Let me preface this by saying I actually love Allure magazine's featured hairstyle.
You know, the one that's got black women rightfully up in arms, the one that's added yet another notch on mainstream media's cultural appropriation belt?
Keep racking 'em up, America. You're doing great.
That's right. I f*cking love it! Though I don't manipulate my locks in the same nonsensical step-by-step way Allure suggests, it's a curly style I often rock when humidity takes my natural tendrils to task.
But that's where the love begins and ends, folks.
Let me drop some science about black hair: There are entire award-winning documentaries about it. It's rich with history, complexity, deeply rooted pain and breathtaking beauty. And it's completely ours.
For centuries, black women have doused their hair with scalp-burning chemicals and European weaves, straying far from our natural pattern, because we were taught our tightly coiled kinks were “too hard to manage” or “not as beautiful” as loose, wavy, straighter hair.
I'd be lying to say I didn't sip from the same cup of Kool-Aid before going natch two years ago.
Recently, however, as natural hair has gotten more explosively popular, being praised and accepted beyond black salons and black hair mags, non-WOC have taken credit for it and made it trendy.
That isn't to say women who aren't black can't wear braids, cornrows, curls. Come on, of course they can!
We just ask you don't take our features without crediting its God-given source.
So what about it upsets me, you ask? There's so much sh*t seriously wrong with such a misguided “Afro Tutorial” I pray clarity doesn't escape me as I break down its ills.
Here's what's wrong with Allure's culturally irresponsible article.
They used a white woman.
For years, the debate has raged on about inclusion of white hair into natural hair discussions, especially when debating curly manes of Latino women and others. But that's an entirely different article, TBH.
I could never be ignorant enough to say some white women weren't born with naturally thick curl patterns. I have enough Jewish and biracial friends to know that's not the case. But I also know better than to sport untamed curls, snap a selfie and post #JewFro in an IG caption.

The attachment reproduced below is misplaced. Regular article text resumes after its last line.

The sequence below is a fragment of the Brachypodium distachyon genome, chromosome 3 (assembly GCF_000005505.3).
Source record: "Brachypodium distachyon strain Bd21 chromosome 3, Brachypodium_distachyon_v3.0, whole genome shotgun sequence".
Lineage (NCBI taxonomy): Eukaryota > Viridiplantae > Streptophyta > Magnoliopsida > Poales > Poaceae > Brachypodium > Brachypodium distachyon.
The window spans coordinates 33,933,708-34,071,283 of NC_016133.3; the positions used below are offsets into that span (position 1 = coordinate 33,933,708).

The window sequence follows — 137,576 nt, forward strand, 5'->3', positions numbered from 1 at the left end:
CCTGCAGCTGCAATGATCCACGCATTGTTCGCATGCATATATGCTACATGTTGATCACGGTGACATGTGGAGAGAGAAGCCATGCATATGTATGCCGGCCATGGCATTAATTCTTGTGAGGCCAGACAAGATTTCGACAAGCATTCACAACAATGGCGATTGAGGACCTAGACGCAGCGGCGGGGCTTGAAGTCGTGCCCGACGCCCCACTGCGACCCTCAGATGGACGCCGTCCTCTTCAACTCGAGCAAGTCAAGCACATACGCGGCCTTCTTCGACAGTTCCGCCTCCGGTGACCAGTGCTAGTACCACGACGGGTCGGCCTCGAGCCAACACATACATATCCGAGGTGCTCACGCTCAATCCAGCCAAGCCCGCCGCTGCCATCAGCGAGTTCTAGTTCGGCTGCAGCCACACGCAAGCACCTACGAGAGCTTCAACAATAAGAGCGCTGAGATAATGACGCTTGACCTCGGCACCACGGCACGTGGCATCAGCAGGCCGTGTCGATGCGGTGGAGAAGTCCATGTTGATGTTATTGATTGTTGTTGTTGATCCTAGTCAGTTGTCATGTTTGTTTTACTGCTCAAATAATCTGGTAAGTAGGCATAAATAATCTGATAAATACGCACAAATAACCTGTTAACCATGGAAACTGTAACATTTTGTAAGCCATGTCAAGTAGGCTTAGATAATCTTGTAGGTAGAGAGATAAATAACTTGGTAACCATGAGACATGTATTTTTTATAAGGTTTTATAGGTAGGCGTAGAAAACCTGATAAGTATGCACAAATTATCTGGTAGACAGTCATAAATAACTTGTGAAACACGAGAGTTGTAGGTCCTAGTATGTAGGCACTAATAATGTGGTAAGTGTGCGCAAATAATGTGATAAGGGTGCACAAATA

So, to read Allure's “Afro” headline alongside a white woman's face is completely jarring, which brings me to my next point...
There are no black women in a 70s-inspired hairstyle package.
You needed a huge, curly style that was hot in the 70s?
My contacts list is brimming with hair models who could've gladly posed for Allure's spread. Ones who don't need three-inch cotton T-shirt strips to achieve a loose, curly look.
And you're telling me the only recycled retro-era styles were worn by white women? Even an afro? You're kidding me, right?
It's possible there aren't enough WOC in power at Allure.
There are levels to this journalism sh*t.
The fact that this misguided and mildly racist feature slipped past all Allure's editors leads me to believe there aren't enough black women making decisions there or writers penning from an un-whitewashed perspective.
Columbia Journalism Review recently asked, "Why aren't there more minority journalists?" My answer? Not really sure. But they're desperately needed at Allure.
The misguided definition of an afro.
You want to know what a real afro is. Google "Angela Davis" -- that's it. And nope, it can't be duplicated if you're not born with it.
What's more, there's a grand misconception that black hair is one distinct way, that all of us sport 4a hair types, once we take our weaves out. Allure added nothing but flames to that misleading fire.
Featuring a "loose" 'fro without using a black woman is insinuating a WOC's hair can't transition from straight to loose and curly. The versatility of black hair is vast and should be appreciated for more than appropriation purposes and fictional beliefs.
Bottom line: Allure's article sliced like a slip of Kelly Osbourne's tongue, not purposefully egregious but riddled with irresponsibility that's hurtful and can't be overlooked.
And I can only hope, dear readers, you understand why.